The various roles that a CPA can fill in an accounting career are briefly described in this section. These roles may transfer into any of a number of career opportunities that may or may not have accounting as the key element.

CPA as a Public Accountant

The independent certified public accountant examines the adequacy of a company’s information system as a basis for expressing a professional opinion about the fairness of its financial statement presentations. The CPA also assists clients in such areas as financial planning, financial statement preparation, development of accounting information systems, securing of financing and business counseling. The public accountant is likely to be self-employed and operating as an independent contractor who is engaged by many different clients. He or she may also be employed by a CPA firm.

CPA as a Tax Advisor

Certified Public Accountants provide tax planning and advice, prepare tax returns, represent clients before governmental agencies, and provide a variety of other necessary services in assisting firms and individuals to comply with a multitude of tax-related requirements.

CPA and Management Advisory Service

CPAs are frequently engaged to provide objective advice on a variety of problems in private firms and government. These problems involve, among others, developing and implementing manual and computerized information and control systems, production and marketing systems, feasibility studies and impact reports.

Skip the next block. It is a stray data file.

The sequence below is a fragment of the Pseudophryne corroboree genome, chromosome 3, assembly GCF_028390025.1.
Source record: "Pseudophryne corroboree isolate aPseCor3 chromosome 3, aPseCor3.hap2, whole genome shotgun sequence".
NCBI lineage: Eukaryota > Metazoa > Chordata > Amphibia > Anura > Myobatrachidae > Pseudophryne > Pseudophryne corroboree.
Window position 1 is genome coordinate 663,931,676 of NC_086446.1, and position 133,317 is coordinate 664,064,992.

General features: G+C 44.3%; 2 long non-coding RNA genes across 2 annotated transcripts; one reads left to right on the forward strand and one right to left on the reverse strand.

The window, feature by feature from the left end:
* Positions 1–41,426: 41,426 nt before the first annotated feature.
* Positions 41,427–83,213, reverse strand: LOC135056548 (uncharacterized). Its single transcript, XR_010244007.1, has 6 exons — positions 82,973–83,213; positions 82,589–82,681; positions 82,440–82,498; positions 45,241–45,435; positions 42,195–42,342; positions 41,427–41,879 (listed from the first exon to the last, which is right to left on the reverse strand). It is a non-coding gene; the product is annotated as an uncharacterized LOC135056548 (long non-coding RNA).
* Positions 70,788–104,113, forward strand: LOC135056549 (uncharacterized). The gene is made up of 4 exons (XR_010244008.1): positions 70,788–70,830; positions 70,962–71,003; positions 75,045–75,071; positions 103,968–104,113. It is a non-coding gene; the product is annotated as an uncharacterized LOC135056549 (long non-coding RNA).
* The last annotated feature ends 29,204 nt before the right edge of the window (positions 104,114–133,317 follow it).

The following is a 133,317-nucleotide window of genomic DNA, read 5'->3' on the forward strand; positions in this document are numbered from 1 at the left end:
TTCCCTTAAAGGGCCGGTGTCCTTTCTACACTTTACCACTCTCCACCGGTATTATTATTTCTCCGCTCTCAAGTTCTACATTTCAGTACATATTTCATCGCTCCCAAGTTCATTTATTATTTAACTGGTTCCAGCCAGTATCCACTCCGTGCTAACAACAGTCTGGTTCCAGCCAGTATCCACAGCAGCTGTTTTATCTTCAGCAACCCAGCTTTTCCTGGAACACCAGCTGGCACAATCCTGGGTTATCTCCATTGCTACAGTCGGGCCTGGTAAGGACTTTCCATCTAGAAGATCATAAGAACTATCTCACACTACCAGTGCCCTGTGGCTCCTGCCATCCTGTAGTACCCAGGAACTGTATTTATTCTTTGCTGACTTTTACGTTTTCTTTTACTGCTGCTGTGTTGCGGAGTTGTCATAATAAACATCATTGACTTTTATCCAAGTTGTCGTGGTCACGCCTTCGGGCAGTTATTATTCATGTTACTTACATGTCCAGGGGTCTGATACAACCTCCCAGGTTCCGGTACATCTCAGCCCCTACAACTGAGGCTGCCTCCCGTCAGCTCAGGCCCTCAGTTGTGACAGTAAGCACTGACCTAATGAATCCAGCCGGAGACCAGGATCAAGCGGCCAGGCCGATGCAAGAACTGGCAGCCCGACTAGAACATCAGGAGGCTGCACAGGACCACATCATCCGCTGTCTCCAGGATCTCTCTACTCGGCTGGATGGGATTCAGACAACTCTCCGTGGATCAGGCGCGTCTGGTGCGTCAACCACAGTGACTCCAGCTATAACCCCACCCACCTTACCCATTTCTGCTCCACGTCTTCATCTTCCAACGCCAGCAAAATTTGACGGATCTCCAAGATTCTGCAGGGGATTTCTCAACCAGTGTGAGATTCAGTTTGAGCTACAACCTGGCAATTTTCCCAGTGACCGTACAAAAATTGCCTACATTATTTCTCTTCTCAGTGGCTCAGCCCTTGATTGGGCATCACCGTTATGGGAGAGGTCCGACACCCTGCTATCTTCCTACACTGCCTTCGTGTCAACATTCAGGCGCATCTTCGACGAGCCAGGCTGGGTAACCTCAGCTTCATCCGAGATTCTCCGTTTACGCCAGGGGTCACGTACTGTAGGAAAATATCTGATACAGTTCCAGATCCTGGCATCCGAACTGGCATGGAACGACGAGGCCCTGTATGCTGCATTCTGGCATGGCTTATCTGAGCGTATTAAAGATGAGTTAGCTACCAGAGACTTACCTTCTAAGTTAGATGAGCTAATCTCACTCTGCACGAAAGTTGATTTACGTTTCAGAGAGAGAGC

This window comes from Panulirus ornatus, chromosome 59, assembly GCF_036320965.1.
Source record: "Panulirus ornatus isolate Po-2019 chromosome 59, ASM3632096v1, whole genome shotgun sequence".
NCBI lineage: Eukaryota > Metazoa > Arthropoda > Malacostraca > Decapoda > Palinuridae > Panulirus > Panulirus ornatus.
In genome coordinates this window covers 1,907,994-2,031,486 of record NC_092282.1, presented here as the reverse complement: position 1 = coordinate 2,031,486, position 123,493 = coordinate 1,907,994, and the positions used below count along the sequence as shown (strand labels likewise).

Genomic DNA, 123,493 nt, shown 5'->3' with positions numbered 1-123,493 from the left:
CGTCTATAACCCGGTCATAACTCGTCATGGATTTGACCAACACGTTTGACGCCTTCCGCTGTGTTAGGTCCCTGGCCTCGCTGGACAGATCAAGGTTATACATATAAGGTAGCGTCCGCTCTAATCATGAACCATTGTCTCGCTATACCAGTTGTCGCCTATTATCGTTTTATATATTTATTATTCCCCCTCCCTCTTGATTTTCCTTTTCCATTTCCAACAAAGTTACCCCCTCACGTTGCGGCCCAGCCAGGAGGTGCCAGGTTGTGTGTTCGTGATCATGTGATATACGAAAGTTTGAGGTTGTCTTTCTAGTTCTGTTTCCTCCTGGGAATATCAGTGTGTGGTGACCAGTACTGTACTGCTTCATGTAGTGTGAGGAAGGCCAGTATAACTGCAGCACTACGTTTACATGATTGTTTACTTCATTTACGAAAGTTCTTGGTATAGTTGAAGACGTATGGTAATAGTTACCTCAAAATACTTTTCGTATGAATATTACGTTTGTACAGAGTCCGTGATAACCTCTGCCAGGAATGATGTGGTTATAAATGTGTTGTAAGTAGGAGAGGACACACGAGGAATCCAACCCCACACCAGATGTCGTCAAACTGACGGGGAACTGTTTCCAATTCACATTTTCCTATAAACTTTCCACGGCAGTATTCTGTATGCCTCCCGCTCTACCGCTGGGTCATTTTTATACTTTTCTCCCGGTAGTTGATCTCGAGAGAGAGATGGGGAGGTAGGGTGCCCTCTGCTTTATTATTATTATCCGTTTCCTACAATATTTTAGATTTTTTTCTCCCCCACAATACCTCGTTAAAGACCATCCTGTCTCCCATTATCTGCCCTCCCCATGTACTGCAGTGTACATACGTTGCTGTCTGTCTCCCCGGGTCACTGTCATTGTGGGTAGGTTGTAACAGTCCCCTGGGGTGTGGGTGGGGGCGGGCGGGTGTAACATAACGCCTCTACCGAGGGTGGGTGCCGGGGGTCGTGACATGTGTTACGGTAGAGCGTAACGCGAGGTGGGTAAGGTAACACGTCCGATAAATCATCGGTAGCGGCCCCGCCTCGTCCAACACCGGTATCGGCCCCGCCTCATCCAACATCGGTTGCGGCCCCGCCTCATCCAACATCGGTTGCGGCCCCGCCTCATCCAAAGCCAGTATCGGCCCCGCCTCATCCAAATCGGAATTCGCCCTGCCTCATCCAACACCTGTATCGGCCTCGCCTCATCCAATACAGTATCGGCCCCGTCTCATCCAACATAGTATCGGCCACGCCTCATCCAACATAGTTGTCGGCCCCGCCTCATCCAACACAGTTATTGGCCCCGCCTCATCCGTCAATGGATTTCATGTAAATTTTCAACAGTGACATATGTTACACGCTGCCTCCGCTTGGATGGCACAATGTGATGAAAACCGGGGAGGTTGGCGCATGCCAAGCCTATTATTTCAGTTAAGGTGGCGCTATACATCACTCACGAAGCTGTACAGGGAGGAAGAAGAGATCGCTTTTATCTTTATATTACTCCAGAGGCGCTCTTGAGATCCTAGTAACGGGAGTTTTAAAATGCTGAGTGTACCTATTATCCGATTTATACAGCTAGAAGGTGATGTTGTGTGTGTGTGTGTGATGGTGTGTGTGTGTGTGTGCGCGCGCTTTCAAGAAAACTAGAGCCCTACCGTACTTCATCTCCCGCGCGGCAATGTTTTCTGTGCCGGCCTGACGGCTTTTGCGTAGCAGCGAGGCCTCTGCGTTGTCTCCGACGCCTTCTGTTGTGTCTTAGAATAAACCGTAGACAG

CPA as a Management Accountant

Professional accountants have responsible positions in private industry. As chief financial officers, controllers, chief accountants or internal auditors, these accountants have major responsibilities for developing, producing and analyzing data useful for business decisions and reporting to interested parties within and outside the business entity. Many of these professional accountants also obtain the CMA (Certificate in Management Accounting).

CPA and Government and Institution Accounting

All levels of government– federal, state and local– employ professional accountants in great numbers and for many different types of services. In addition, there exist many not-for-profit organizations that require accountants to provide specialized financial data for various purposes.

CPA as an Accounting Educator

Highly skilled men and women are continually needed to staff the accounting faculties of the nation’s business schools and programs of professional accounting. Graduate studies at the doctoral level prepare students as professional level accountants to serve as educators, researchers, and administrators.